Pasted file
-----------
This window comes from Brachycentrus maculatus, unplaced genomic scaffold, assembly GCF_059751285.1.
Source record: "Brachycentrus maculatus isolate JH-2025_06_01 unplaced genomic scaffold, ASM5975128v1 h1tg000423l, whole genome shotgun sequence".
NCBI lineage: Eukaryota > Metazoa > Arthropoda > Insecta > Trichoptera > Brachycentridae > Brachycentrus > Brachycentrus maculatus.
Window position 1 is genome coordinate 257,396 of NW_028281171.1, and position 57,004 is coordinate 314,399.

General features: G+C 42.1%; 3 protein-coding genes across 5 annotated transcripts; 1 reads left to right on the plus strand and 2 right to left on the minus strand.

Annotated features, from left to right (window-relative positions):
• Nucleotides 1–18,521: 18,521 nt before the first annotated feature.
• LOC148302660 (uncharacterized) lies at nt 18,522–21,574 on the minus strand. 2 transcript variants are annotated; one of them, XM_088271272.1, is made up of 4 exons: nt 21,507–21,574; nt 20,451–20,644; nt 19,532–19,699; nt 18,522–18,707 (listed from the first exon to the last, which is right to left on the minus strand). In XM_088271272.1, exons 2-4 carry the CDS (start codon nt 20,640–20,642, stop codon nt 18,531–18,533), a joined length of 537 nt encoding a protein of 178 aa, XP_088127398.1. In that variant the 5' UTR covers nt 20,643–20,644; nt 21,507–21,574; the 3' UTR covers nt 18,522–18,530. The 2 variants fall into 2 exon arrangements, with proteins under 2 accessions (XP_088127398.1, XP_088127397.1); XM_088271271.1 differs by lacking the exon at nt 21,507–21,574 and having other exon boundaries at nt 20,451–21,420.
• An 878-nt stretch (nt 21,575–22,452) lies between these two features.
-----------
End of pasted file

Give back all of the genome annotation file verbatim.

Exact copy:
This window comes from Brachycentrus maculatus, unplaced genomic scaffold, assembly GCF_059751285.1.
Source record: "Brachycentrus maculatus isolate JH-2025_06_01 unplaced genomic scaffold, ASM5975128v1 h1tg000423l, whole genome shotgun sequence".
NCBI lineage: Eukaryota > Metazoa > Arthropoda > Insecta > Trichoptera > Brachycentridae > Brachycentrus > Brachycentrus maculatus.
Window position 1 is genome coordinate 257,396 of NW_028281171.1, and position 57,004 is coordinate 314,399.

General features: G+C 42.1%; 3 protein-coding genes across 5 annotated transcripts; 1 reads left to right on the plus strand and 2 right to left on the minus strand.

Annotated features, from left to right (window-relative positions):
• Nucleotides 1–18,521: 18,521 nt before the first annotated feature.
• LOC148302660 (uncharacterized) lies at nt 18,522–21,574 on the minus strand. 2 transcript variants are annotated; one of them, XM_088271272.1, is made up of 4 exons: nt 21,507–21,574; nt 20,451–20,644; nt 19,532–19,699; nt 18,522–18,707 (listed from the first exon to the last, which is right to left on the minus strand). In XM_088271272.1, exons 2-4 carry the CDS (start codon nt 20,640–20,642, stop codon nt 18,531–18,533), a joined length of 537 nt encoding a protein of 178 aa, XP_088127398.1. In that variant the 5' UTR covers nt 20,643–20,644; nt 21,507–21,574; the 3' UTR covers nt 18,522–18,530. The 2 variants fall into 2 exon arrangements, with proteins under 2 accessions (XP_088127398.1, XP_088127397.1); XM_088271271.1 differs by lacking the exon at nt 21,507–21,574 and having other exon boundaries at nt 20,451–21,420.
• An 878-nt stretch (nt 21,575–22,452) lies between these two features.